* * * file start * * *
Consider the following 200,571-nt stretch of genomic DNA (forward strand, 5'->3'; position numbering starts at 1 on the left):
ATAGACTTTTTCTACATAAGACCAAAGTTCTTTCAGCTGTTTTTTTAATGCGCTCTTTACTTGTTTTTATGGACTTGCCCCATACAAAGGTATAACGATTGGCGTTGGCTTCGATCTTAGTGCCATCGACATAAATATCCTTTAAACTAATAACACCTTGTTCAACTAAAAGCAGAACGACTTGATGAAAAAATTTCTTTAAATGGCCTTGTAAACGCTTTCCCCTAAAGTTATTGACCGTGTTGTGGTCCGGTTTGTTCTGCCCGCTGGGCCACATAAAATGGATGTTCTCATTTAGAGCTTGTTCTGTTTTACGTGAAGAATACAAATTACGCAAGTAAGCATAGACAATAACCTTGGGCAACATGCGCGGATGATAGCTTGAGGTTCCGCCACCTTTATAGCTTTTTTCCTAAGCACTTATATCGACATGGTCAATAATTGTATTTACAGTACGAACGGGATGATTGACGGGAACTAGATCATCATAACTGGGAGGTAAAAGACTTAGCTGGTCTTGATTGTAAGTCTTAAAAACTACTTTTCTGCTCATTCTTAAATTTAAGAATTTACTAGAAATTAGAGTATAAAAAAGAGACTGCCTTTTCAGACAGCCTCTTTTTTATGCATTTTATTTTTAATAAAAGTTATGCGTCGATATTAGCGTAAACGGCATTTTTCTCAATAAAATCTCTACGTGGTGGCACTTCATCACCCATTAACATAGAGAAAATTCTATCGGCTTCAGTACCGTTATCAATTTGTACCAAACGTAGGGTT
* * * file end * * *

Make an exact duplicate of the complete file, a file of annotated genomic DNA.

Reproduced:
Consider the following 200,571-nt stretch of genomic DNA (forward strand, 5'->3'; position numbering starts at 1 on the left):
ATAGACTTTTTCTACATAAGACCAAAGTTCTTTCAGCTGTTTTTTTAATGCGCTCTTTACTTGTTTTTATGGACTTGCCCCATACAAAGGTATAACGATTGGCGTTGGCTTCGATCTTAGTGCCATCGACATAAATATCCTTTAAACTAATAACACCTTGTTCAACTAAAAGCAGAACGACTTGATGAAAAAATTTCTTTAAATGGCCTTGTAAACGCTTTCCCCTAAAGTTATTGACCGTGTTGTGGTCCGGTTTGTTCTGCCCGCTGGGCCACATAAAATGGATGTTCTCATTTAGAGCTTGTTCTGTTTTACGTGAAGAATACAAATTACGCAAGTAAGCATAGACAATAACCTTGGGCAACATGCGCGGATGATAGCTTGAGGTTCCGCCACCTTTATAGCTTTTTTCCTAAGCACTTATATCGACATGGTCAATAATTGTATTTACAGTACGAACGGGATGATTGACGGGAACTAGATCATCATAACTGGGAGGTAAAAGACTTAGCTGGTCTTGATTGTAAGTCTTAAAAACTACTTTTCTGCTCATTCTTAAATTTAAGAATTTACTAGAAATTAGAGTATAAAAAAGAGACTGCCTTTTCAGACAGCCTCTTTTTTATGCATTTTATTTTTAATAAAAGTTATGCGTCGATATTAGCGTAAACGGCATTTTTCTCAATAAAATCTCTACGTGGTGGCACTTCATCACCCATTAACATAGAGAAAATTCTATCGGCTTCAGTACCGTTATCAATTTGTACCAAACGTAGGGTT